LA Bike Tour -- Men in Tights
"You're crazy," said my friend Jim when I announced that I will be joining the Los Angeles Acura Bike Tour. In retrospect probably I was but I was not alone in my madness.
As it was, on a chilly Sunday morning, more than 16,000 like-minded cyclists gathered infront of the Los Angeles Sports Coliseum to participate in the 13th Acura LA Bike Tour. A 23 mile bike ride that will take the riders in a circuitous route of Downtown LA along the path of the 22nd LA Marathon.
Way back in the Philippines, I was an avid cyclist logging in more than 30 kilometers every day and to my mind 23 miles does not seem that much. I even joined a cause-oriented group which biked from Manila to Cebu in three weeks to raise funds for children afflicted with the big-C.
But then again that was seven years ago when I was at the peak of physical condition. Fast forward to 2007. Now I have a beer belly and I have not been on a bike for quite some time.
So there I was at 4:30am with my mountain bike, camelback, spandex padded cycling tights, coolmax jersey, helmet, gloves and a lightweight jacket lining along with other cyclists waiting for the start of the bike tour. The official start of the tour was pegged at 5:50am but I wanted to be at the front of the pack since I know the dangers of being in the middle of a large group of mixed skill riders.
And a mixed group of riders it was that joined this year's tour. There were the Lance Armstrong wannabes in their colorful team uniform and lighweight road bikes, rugged mountain bikers and burly downhill fanatics with their dual suspension or hardtail bikes, and there were the casual cyclists in a mishmash of bikes ranging from tandem bikes to recumbents and even some with baby buggies.
Needless to say it was the greatest concentration of spandex clad people that I have ever seen.
Most of the riders, including me, were itching to start the tour since we were freezing in our next to nothing cycling wear. So after the long winded speeches and the ceremonial blah-blah, the fireworks went off signaling the start of the bike tour.
It was a pretty orderly start and the road rules were that you should be able to maintain a minimum speed of 9 miles per hour else you have to drop out of the course. In the physical state that I was in, I opted to do just that and coast along enjoying what LA has to offer. This was not a race after all but a chance to cruise Downtown LA's normally busy streets on a bike.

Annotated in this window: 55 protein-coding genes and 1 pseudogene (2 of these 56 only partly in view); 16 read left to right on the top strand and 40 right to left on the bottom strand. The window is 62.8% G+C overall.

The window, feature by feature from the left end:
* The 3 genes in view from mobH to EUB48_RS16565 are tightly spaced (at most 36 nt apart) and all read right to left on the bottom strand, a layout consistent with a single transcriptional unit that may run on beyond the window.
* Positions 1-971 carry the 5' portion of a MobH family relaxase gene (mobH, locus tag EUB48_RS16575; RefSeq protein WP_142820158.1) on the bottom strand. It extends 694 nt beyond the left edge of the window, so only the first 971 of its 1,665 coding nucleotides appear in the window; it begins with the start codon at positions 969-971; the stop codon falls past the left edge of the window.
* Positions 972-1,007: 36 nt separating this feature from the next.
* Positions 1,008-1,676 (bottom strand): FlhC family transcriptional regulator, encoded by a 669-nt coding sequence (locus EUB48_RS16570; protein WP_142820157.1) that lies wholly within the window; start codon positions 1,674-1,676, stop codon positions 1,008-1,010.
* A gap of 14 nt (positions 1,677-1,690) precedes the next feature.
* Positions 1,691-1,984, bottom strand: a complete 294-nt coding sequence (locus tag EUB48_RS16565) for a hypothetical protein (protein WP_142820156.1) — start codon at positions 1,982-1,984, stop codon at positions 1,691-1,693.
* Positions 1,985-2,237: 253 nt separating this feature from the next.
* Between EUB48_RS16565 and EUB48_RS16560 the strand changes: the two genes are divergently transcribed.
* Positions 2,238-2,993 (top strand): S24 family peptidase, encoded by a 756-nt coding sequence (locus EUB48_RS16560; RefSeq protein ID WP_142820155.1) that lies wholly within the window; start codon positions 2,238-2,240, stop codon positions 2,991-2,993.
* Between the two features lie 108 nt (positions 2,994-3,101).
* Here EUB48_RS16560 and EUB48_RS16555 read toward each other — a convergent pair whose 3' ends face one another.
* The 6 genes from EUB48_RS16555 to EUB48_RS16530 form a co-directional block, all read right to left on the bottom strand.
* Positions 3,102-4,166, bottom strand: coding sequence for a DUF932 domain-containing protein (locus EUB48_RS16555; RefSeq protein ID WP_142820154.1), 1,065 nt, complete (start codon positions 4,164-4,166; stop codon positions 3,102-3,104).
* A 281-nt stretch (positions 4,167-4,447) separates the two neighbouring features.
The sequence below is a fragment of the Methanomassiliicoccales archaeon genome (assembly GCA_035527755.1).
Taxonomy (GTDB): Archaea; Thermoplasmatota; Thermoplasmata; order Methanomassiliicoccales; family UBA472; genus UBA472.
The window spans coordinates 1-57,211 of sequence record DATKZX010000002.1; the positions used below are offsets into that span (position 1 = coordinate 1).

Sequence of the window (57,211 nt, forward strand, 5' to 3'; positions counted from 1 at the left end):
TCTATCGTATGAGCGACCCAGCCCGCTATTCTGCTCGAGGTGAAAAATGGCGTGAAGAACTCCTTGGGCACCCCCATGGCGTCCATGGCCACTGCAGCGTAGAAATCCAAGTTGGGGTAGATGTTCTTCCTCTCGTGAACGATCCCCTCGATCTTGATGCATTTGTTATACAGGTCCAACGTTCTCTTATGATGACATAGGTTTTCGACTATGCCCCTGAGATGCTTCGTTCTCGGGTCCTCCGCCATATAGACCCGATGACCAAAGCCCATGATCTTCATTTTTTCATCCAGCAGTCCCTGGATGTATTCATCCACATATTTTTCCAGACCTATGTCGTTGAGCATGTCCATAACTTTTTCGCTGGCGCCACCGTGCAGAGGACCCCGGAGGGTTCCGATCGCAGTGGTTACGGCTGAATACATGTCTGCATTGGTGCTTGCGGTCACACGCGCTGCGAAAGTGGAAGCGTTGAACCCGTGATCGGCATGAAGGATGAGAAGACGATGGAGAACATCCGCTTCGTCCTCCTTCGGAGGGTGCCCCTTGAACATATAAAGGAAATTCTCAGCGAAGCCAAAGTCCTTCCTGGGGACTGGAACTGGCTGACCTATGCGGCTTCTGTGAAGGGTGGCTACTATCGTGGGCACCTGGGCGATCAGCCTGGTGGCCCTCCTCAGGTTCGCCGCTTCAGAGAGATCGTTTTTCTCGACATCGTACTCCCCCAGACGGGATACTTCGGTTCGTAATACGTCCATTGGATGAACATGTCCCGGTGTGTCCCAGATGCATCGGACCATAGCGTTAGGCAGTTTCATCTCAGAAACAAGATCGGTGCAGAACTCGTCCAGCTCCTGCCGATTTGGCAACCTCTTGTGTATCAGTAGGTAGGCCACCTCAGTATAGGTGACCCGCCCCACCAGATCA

It was therefore no surprise when I systematically began to hear "on your left" or "stay your line", as we cyclists say to each other when we need to overtake, from the road cyclists and fitter riders. But to hear it from a girl on a store bought Barbie bike really riled me. Here I was in my fancy-schmansy custom built mountain bike being passed by an eight -year old girl. The nerve.
In my mind, there was really no doubt that I could finish the tour, but after a measly five miles, I began to doubt myself. I needed to push my speed up to 15 mph and I know I might bonk out from the exertion but I just can't bear the thought of coming in last and being passed by children.
Normally in pack riding you would need to latch on to a strong cyclist and let him cut air resistance while drafting behind a few inches from his rear wheel. I know at this time that I have to drop my normally anti-social demeanor and join a group but I can't seem to catch up to one. So I ended up jumping from rider to rider concentrating on their butts to catch a good draft, therefore missing the chance to see the beauty of LA's streets.
In fairness it was a scenic route especially when we crossed the 6th street bridge offering you a good view of the LA skyline. Fortunately it was downhill at this stage, freeing me from my frantic wheezing to enjoy the sight.
The bike route was fairly flat except when we hit Figueroa and 6th street where there was a steep climb. It was probably mile 12 on the route and by this time I was fairly gasping and my butt was pretty sore. I tried to climb that steep hill but I know that would be the end of me, so I ended up walking up the hill. I was not alone, so it kinda soothed my wounded pride.
By this time the streets were being filled with the early-bird spectators and performers for the LA Marathon. It was uplifting to hear them scream and cheer you on. Quite a break from "hey fatso move your butt."
Glancing on my bike computer I knew it was just a few miles to the finish line and when we reached the corner of Normandie and Exposition Blvd. I stopped hyperventilating.
In the end victory was mine as I crossed the finish line and received my finisher's medal after two hours of cycling. So thanks to you little girl in the Barbie bike that pushed me on to never quit.
Would I do this again? Probably but I would rather run and take my chance in next year's marathon.